Lammastide means the time has come for hlafmaesse or ‘loaf-mass’, the ancient offering to God of the first bread of the season. What came before was a meagre time.
Hunger in haste then · seized Waste by the maw
And wrung him so by the belly · that both his eyes watered;
The Breton he buffeted · about the cheeks
That he looked lantern-jawed · all his life after.
He beat them so both · that he near burst their ribs;
Had not Piers with a pease-loaf · prayed Hunger to cease
They had been buried both · believe thou none other!
`Suffer them to live,’ he said · `let them eat with the hogs
Or else beans and bran · baked up together,
Or else milk and mean ale’ · thus prayed Piers for them.
Loungers for fear thereof · fled into barns
And flapped on with flails · from morning till eve,
So that Hunger less hardily · looked upon them,
For a potful of pease · that Piers had made.
August is – as any medieval calendar will inform us – the proper time for harvesting the fields and bring the wheat – the bread grain beneath the shelter of the roof of the barn. And hard they had to work in the Middle Ages to get that far. If not we know the fate, which awaited them – bread baked of beans and bran and loaves of peas if not just at potful of gruel made thereof. Elsewhere in the poem we hear about bread for horses and hounds…
The question was of course if this really was that harsh? Modern day vegans will know that split peas are low in saturated fat, cholesterol and sodium. It is also a good source of protein, thiamin, folate and manganese, and a very good source of Dietary Fiber. In fact. peas and beans are very healthy and an important staple for anyone dispensing with – or if in the middle ages – lacking sources of animal protein. Rather, we would consider it a fine alternative to the bread, which we are taught to suspense with, even if it is whole grain and made of rye or a mixture of rye, barley, oat and wheat.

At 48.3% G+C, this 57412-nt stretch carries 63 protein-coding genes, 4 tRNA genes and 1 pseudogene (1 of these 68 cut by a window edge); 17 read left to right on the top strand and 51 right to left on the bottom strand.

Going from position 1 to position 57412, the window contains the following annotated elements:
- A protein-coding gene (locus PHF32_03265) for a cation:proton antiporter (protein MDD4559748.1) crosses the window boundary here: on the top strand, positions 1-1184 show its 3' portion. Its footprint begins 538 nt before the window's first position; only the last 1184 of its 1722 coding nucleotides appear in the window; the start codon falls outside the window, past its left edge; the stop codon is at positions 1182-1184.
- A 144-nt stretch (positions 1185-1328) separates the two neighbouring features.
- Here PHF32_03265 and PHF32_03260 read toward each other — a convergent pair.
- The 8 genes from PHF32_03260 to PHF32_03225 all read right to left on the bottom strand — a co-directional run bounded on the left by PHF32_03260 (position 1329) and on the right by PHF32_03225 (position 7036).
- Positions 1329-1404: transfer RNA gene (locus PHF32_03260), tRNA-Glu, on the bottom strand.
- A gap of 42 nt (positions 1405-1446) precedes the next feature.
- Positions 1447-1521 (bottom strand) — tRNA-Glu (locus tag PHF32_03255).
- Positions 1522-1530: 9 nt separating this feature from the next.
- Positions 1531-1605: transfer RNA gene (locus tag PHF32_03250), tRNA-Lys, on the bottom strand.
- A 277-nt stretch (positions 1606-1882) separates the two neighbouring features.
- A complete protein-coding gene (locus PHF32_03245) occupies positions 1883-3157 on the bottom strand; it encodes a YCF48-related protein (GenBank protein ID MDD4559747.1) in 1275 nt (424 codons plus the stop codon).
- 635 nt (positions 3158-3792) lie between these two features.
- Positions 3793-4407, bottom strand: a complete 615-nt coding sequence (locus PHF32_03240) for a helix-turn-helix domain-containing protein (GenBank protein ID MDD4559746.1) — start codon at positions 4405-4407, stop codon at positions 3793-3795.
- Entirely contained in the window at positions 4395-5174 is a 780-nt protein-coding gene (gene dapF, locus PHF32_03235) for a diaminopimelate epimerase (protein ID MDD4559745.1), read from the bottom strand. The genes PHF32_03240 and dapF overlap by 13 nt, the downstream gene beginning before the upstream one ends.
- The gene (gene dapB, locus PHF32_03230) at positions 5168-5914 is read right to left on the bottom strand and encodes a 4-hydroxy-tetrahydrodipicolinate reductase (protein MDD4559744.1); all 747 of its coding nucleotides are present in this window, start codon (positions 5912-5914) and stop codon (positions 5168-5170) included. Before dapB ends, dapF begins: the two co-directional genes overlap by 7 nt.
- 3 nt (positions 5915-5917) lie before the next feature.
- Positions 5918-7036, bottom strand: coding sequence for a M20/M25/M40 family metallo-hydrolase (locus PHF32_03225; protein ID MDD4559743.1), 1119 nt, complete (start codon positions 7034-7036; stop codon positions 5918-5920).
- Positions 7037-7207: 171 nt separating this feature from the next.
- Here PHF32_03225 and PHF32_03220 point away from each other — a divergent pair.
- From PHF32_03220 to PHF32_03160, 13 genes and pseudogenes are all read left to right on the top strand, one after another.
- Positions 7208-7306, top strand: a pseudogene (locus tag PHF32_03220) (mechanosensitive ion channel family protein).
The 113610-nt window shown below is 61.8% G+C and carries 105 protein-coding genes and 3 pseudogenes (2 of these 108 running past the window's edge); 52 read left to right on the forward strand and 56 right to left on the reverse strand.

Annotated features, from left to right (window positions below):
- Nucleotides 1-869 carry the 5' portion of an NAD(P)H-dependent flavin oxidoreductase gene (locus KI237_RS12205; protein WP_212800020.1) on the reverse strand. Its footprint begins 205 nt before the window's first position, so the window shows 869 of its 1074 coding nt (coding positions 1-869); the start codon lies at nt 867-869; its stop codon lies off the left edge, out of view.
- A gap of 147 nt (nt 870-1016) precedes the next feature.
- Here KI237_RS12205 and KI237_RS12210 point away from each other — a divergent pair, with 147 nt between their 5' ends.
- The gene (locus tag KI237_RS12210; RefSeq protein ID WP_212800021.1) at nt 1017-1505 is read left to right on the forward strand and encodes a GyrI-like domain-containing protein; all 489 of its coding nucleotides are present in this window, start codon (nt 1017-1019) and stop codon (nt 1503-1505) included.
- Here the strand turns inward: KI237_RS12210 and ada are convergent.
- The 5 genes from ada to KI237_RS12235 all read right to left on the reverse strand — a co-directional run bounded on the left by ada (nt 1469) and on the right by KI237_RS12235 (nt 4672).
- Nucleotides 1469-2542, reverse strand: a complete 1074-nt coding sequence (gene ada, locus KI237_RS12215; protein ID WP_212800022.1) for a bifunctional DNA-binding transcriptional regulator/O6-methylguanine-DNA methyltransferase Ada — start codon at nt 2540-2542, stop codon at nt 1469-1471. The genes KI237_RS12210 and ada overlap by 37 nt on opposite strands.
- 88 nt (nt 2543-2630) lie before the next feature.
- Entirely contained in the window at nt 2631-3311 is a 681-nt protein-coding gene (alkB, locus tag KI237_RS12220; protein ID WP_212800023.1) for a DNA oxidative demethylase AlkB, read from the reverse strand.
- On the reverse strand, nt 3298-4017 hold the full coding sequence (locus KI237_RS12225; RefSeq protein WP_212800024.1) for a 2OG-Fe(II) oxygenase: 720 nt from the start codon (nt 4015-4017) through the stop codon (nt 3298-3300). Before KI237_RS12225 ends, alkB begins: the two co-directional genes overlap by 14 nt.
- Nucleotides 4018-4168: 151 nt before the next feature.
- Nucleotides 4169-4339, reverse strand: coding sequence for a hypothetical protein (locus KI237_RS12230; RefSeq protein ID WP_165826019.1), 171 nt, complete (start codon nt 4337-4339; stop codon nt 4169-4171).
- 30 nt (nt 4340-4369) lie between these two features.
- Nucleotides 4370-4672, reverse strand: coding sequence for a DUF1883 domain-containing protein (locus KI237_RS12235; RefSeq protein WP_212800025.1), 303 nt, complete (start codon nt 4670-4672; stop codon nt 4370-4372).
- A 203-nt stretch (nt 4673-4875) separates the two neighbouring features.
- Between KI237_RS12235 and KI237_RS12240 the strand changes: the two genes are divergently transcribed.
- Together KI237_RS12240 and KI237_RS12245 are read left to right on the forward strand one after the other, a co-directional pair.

However, seen from a medieval point of view peas and beans had one failure: they are low in calories. Bread is simply double up. And if you are mowing the hay, harvesting the field and beginning on the long hard work of “flapping on with flails” as Langland wrote, there is no mercy: you need calories.
Which is why, of course, the first newly baked bread was brought to church in order to be sacrificed and blessed.
Not much about the popular festivals during Lammas Tide can be found in medieval sources, but a bit later we hear about harvest suppers, harvest queens and festivities when the last load of corn was brought in draped in garlands. Often the last sheaf was woven into images. Another cause for celebration was the opening of the gates, when cattle and sheep were let into the fallow fields and Lammas Meadows.
However, all this must wait until the end of the harvest. Until then, the diet should consist of bread made of all sorts of course ingredients. Here is genuine hunger version:
3-4 dl. water
50 g yeast (fresh)
1 tbsp honey
1 tsp salt
2 dl. whole barley kernels soaked in boiling water, and then drained.
2,5 dl barley flour
0,5 dl split peas ground by hand (or in an electric coffee grinder)
4 dl whole grain wheat flour
Mix the water, yeast, egg, honey and salt and stir well. Then knead with the barley kernels, the flour and the ground peas. When thoroughly worked together, fill the dough into a buttered oblong baking tin and let it rest for half an hour. Place it in a cold oven and turn it on to 225 C. Bake it for 35 min, then take it out of the oven and the tin; return the loaf to the oven for another 5 -10 min. Let it cool before slicing it.
Serve it with homemade butter or fresh cheese.
Recipe for Hunger Bread is Inspired by Dagligt Liv I Norden I det 16. Århundrede by Troels Troels-Lund, Copenhagen 1914.)
The “Hungry Gap”, crop failure, and famine: the fourteenth-century agricultural crisis and Piers Lowman.
By Robert Worth Frank, Jr.
In: The Yearbook of Langland Studies, 1990, Vol 4, pp. 87 – 104
The domain of “bread” in Anglo-Saxon Culture
By I Yanushkevich.
In Acta Linguistica, 2010, vol 4, no. 2. Pp. 99 – 107